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Discussion Starter · #1 ·
Anyone with an HRV yet do some driving in the mountains? We do a ton of hiking in the spring and summer and I'm just curious how well it will do. There is a lot of up and down hill driving, one way gravel road driving, etc. So if anyone has experience with this, I'm interested in hearing!
 

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I do not have any mountains in my area, But I did however notice it does take a little "umpf" when going up hill on freeways... Generally I just down shift but to each their own.
 
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Did you see the one video where they took the HR-V off road? It was posted here.....they thought it did very well. They were off road, no gravel.
 

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I'm thinking about heading up to a ski area for some light hiking this weekend. Mostly views and cooler weather. The road to this ski area is a bit squirrelly I wouldn't ever attempt it in winter in my Fit iwithout studded tires as a minimum. I always hitched a ride with Subaru and Tundra friends. This road gets pretty icy even in late spring as I watched 4 guys in an accord loaded with snowboards all stick one foot out each door and try to skateboard the car up the hill!! I don't expect ice (80F forecast this weekend) but the highway should be a fun test. I'll report back if I do go. The Everyman driver video posted above was one of my biggest nudges. I'm not an off-roader but I was happy to see I'd be able to go up logging roads to hiking destinations with no problem!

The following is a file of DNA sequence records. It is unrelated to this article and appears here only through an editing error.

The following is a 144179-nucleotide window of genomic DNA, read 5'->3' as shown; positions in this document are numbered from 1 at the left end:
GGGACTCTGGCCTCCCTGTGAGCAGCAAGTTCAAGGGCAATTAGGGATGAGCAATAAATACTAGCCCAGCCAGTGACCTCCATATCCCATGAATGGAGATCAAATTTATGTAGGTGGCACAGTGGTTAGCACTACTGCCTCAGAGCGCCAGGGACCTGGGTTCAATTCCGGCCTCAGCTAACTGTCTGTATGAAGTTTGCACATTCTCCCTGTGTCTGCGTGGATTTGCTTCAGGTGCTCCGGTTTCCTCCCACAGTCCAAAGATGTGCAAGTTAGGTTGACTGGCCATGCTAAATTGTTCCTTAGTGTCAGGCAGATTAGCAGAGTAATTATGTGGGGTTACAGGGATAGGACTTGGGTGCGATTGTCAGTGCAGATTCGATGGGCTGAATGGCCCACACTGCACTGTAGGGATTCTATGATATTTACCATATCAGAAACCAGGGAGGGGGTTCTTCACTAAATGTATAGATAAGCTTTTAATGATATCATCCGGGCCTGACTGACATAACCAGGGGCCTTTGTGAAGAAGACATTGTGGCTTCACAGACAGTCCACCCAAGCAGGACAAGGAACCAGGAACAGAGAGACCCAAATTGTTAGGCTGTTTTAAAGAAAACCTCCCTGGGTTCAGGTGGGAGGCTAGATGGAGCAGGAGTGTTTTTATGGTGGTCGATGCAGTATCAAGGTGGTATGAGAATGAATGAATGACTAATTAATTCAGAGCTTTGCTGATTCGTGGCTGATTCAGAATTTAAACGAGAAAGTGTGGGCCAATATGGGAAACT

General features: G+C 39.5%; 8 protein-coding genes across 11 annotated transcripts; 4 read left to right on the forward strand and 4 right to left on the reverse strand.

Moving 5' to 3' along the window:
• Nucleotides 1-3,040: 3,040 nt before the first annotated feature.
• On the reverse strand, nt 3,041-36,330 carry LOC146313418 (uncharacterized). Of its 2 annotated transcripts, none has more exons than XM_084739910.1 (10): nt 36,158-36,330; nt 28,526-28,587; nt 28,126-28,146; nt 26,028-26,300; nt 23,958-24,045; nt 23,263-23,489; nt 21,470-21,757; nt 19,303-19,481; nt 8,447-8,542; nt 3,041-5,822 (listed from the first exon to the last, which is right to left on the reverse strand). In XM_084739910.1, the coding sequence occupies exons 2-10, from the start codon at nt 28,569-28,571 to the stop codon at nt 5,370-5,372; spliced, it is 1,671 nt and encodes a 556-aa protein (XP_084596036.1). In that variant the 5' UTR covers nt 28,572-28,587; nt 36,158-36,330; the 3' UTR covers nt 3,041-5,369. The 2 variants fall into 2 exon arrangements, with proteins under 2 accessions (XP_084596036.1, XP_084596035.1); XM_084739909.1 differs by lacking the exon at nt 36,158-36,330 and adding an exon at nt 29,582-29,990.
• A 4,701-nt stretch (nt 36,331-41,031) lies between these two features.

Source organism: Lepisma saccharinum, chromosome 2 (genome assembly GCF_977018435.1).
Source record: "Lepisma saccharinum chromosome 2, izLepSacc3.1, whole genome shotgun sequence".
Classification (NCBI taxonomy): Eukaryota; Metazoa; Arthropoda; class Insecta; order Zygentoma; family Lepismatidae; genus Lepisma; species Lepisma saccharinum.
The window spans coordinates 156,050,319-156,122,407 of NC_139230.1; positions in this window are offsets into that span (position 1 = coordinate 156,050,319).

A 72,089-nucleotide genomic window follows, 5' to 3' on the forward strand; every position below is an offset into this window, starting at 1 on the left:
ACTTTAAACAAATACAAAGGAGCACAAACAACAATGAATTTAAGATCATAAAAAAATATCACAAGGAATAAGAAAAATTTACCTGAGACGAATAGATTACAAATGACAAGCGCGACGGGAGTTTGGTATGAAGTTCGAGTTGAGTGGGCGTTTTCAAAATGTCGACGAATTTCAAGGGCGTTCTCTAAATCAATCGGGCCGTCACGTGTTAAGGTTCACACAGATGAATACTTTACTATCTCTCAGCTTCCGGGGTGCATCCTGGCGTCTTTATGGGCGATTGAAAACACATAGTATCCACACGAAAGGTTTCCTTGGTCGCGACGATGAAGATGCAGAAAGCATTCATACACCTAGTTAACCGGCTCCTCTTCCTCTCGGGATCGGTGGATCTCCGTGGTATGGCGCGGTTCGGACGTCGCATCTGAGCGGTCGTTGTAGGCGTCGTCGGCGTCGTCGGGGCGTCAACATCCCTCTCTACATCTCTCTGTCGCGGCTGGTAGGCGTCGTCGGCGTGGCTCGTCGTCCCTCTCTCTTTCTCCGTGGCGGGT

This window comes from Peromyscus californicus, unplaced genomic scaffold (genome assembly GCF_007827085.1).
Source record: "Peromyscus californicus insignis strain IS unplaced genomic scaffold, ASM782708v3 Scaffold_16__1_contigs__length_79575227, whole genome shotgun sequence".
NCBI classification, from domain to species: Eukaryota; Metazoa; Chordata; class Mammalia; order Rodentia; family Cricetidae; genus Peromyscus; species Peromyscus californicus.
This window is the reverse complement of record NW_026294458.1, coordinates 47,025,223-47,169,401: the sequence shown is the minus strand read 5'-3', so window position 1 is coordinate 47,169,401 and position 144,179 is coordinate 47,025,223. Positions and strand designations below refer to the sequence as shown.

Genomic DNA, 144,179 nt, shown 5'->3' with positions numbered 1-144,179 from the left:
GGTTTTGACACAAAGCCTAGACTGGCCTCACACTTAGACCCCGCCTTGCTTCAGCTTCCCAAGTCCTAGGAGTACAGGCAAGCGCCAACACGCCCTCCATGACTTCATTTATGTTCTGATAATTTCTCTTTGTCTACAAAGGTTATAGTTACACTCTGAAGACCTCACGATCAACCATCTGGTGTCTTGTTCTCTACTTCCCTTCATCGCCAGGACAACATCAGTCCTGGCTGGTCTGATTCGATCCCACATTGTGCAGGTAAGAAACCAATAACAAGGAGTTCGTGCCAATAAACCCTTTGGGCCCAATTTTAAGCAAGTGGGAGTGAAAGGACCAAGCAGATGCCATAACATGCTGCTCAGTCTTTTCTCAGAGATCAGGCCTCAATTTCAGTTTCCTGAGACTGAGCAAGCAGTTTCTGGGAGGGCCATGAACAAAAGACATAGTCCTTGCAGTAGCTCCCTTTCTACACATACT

https://www.google.com/maps/place/C...1s0x5490b61c9459cad7:0xb41349b7f3405b45?hl=en
 

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Discussion Starter · #7 ·
Did you see the one video where they took the HR-V off road? It was posted here.....they thought it did very well. They were off road, no gravel.


I did see it, which was nice, but I'd rather have opinions from the every day driver.
 

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Discussion Starter · #8 ·
I'm thinking about heading up to a ski area for some light hiking this weekend. Mostly views and cooler weather. The road to this ski area is a bit squirrelly I wouldn't ever attempt it in winter in my Fit iwithout studded tires as a minimum. I always hitched a ride with Subaru and Tundra friends. This road gets pretty icy even in late spring as I watched 4 guys in an accord loaded with snowboards all stick one foot out each door and try to skateboard the car up the hill!! I don't expect ice (80F forecast this weekend) but the highway should be a fun test. I'll report back if I do go. The Everyman driver video posted above was one of my biggest nudges. I'm not an off-roader but I was happy to see I'd be able to go up logging roads to hiking destinations with no problem!

https://www.google.com/maps/place/C...1s0x5490b61c9459cad7:0xb41349b7f3405b45?hl=en

Okay, counting on you this weekend! :D